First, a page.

Looking down to the port.

The Ferris wheel I passed on the bus.

A colosseum.

Loved the marble “bath tub”!

Notice that this roof is cross-shaped.

These marble columns were unexpected.

Everywhere I looked, some exquisite detail.

Found an interior room with heavy wooden shutters.

And heavy wooden doors.

Mossy roof.

I must have stared at this ceiling for a whole minute.

A recessed bench.

There were several of these pools. Watch your step!

Another impressive ceiling.

I couldn’t figure out what they cooked in this giant oven (el horno)…

Until I found an informational panel that made me realise it’s a kiln.

Love this floor!

I liked these blue roof tiles. Nice contrast to the terracotta I normally see.

I was surprised when I eventually circled back to the entrance. Alcazaba de Málaga was like a labyrinth!

I went out and was told I could go into the amphitheatre…

…and that the Castillo de Gibralfaro (Gibralfaro castle), which towers over the alcazaba and dates back to the 14th century, was open and also free on Sunday afternoons. My research told me that if you can only do one, do the alcazaba as there is a lot more to see and it is a very long hike up to the castle if you don’t have a car. Up I went because I have this weird OCD type thing where I can’t not climb up to a fortress if I have the option to do so.

The climb was steep and tiring after all the exploring I’d done in the alcazaba.

But the views were worth the effort!

These didn’t photograph well at all. They were red and orange.

There was a small museum at the top, but nothing really photographed well. It gave the history of the area and the castle’s role in city defences. One of the more interesting facts I read was about how the Germans blocked access to Málaga’s port during WWI, demonstrating how vulnerable the city is.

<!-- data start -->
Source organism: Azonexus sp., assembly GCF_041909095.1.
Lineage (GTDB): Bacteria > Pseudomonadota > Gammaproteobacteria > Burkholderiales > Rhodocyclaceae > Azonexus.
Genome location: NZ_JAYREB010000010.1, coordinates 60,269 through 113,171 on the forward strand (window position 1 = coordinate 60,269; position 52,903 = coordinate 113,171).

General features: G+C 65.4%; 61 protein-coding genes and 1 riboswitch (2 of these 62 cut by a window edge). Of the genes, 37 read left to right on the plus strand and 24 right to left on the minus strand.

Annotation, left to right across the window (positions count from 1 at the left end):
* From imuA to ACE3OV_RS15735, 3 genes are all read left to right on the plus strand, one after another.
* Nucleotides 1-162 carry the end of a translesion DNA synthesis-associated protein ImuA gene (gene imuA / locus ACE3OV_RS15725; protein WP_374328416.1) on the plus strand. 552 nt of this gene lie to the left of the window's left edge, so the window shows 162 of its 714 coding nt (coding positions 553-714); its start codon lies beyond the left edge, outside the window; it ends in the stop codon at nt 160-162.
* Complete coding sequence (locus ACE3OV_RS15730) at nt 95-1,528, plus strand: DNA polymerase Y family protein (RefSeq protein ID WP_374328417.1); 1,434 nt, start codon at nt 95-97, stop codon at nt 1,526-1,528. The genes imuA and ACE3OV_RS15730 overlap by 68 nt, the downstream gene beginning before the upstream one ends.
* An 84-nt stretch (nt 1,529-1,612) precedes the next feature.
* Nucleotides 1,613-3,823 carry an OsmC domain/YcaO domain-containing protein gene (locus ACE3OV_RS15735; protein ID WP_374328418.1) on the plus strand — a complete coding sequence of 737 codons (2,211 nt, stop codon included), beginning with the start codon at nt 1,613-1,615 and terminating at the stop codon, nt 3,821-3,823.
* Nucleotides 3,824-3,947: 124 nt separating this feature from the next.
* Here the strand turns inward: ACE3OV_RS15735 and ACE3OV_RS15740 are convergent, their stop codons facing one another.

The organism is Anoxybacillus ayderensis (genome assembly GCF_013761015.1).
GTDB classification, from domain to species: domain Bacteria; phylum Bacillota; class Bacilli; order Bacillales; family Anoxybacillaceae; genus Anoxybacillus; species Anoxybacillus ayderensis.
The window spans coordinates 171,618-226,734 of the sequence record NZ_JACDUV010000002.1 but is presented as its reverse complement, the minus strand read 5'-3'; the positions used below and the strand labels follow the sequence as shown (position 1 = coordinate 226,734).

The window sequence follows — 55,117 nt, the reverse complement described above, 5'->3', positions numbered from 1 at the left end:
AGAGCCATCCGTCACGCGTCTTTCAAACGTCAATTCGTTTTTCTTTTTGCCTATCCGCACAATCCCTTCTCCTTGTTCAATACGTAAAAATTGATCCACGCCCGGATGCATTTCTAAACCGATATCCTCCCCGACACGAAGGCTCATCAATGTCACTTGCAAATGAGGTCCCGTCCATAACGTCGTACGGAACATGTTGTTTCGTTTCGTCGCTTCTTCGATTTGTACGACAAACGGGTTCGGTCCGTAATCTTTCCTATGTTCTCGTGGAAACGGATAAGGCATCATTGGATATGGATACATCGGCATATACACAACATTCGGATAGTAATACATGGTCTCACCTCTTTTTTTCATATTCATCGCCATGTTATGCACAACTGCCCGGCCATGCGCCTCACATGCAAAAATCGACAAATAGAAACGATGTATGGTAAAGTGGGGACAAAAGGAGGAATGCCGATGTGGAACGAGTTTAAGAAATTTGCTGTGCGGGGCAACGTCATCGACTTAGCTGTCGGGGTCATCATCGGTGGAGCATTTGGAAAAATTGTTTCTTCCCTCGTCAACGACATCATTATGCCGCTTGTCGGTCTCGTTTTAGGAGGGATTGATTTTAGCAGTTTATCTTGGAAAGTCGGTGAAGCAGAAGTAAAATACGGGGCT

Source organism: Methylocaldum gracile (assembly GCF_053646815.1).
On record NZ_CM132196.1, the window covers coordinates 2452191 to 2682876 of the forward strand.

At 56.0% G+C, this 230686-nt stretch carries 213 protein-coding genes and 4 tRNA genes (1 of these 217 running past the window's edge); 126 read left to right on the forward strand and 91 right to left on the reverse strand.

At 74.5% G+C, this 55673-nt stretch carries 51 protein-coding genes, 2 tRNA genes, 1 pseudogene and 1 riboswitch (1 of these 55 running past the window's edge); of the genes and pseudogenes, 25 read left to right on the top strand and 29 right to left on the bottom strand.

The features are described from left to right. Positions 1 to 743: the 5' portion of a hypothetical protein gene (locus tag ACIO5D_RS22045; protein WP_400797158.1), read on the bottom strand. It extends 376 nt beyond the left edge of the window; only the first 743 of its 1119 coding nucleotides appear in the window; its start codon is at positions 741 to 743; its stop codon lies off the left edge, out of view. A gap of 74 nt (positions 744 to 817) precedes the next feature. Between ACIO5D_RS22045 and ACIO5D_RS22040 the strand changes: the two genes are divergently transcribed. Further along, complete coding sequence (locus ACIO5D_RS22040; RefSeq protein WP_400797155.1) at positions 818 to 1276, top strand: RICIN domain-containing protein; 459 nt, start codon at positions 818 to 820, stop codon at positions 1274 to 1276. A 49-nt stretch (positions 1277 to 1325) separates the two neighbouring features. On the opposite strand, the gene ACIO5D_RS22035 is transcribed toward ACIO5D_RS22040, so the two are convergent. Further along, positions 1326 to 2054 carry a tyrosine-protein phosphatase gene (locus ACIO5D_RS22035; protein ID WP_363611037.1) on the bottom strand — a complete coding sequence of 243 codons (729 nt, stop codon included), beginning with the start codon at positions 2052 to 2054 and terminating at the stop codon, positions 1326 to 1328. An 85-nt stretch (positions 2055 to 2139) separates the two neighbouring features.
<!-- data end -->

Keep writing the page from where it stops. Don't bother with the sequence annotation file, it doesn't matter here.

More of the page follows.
There wasn’t much to see outside and both my knees were killing me by this point thanks to the dampness. I have no idea how I did this sort of day when I was heavier, to be honest.

Here’s that Ferris wheel again.

Interesting tree.

It was raining by this point and sections like these were slick!

Little did I know, I was heading into a dead end!

This marble threshold was unexpected.

Looking back up.

Here’s another super steep and slick section.


I was able to navigate myself home through a different route without a map, to my immense surprise.

Here’s the back of that church by the hospital.

I think I will investigate the Ferris wheel since I’m apparently obsessed by it!

Look who I found! Do you recognise him? He visited Spain in 1862 and had many kind things to say about Málaga.

I think I just found the Málagan equivalent of Mexican Tositilocos: baked potatoes with everything on them…

I’d earned a gelato by this point and found a shop with several dozen flavours. The clerk asked where I’m from and when I said Canada, she recommended the peanut butter. LOL! But she was right! I haven’t had peanut butter since the Balkans so, dang, this really hit the spot! (By the way, look at my hand — it’s been five whole years this week that I quit biting my nails!)

Yet another lovely church…

Interesting artwork on the side of it.

Finally, some pretty blue tiles against a yellow wall.

I definitely managed to get a taste of Málaga this weekend and I look forward to doing some proper exploring tomorrow, especially if the promised sunny weather materialises!

10 thoughts on “A Quiet and Dreary Weekend in Málaga

  1. What a wonderful tour & beautiful city. You do get the most out of them, I’m tired just reading this.
    It looks like you’re enjoying yourself so far.
    Hoping you find some warm shoes & a coat soon.
    Stay safe
    Hugs 😀

    • Parts of this city do look pretty, but where I live isn’t great, not like Almería anyway. Very busy and bustling.

      I think I have the shoes sorted. The coat will determine the budget for the rest! 🙂

  2. Hi Rae: Cindy Brick told me about you and I thought I’d stop by. So glad you’re having such a good time in Málaga (is there anything left for you to see???). Cindy mentioned you might want restaurant suggestions, but it looks like you don’t need ANY help. Amazing. However, if you’ve got the time, El Meson de Cervantes or their other two restaurants, Tapeo de Cervantes and Vineria Cervantes, are all exceptional. Tapeo and Vinería are both on the street leading to Teatro Cervantes. Meson is just a couple of streets to the west of them. ALWAYS a pleasure. Have a great time and I sure hope we get some sun. So much rain and gray is rare!

  3. shoot…and I was going to suggest Abraham Lincoln. (Except I knew he hadn’t visited Europe in his travels. He had plans to go to Israel after his presidency.)

    Ironically, Charles Dickens and his family were NOT fans of Hans Christian Anderson. He stayed a long time with them, and their comments suggest he was a demanding pain in the butt. Politely speaking, of course.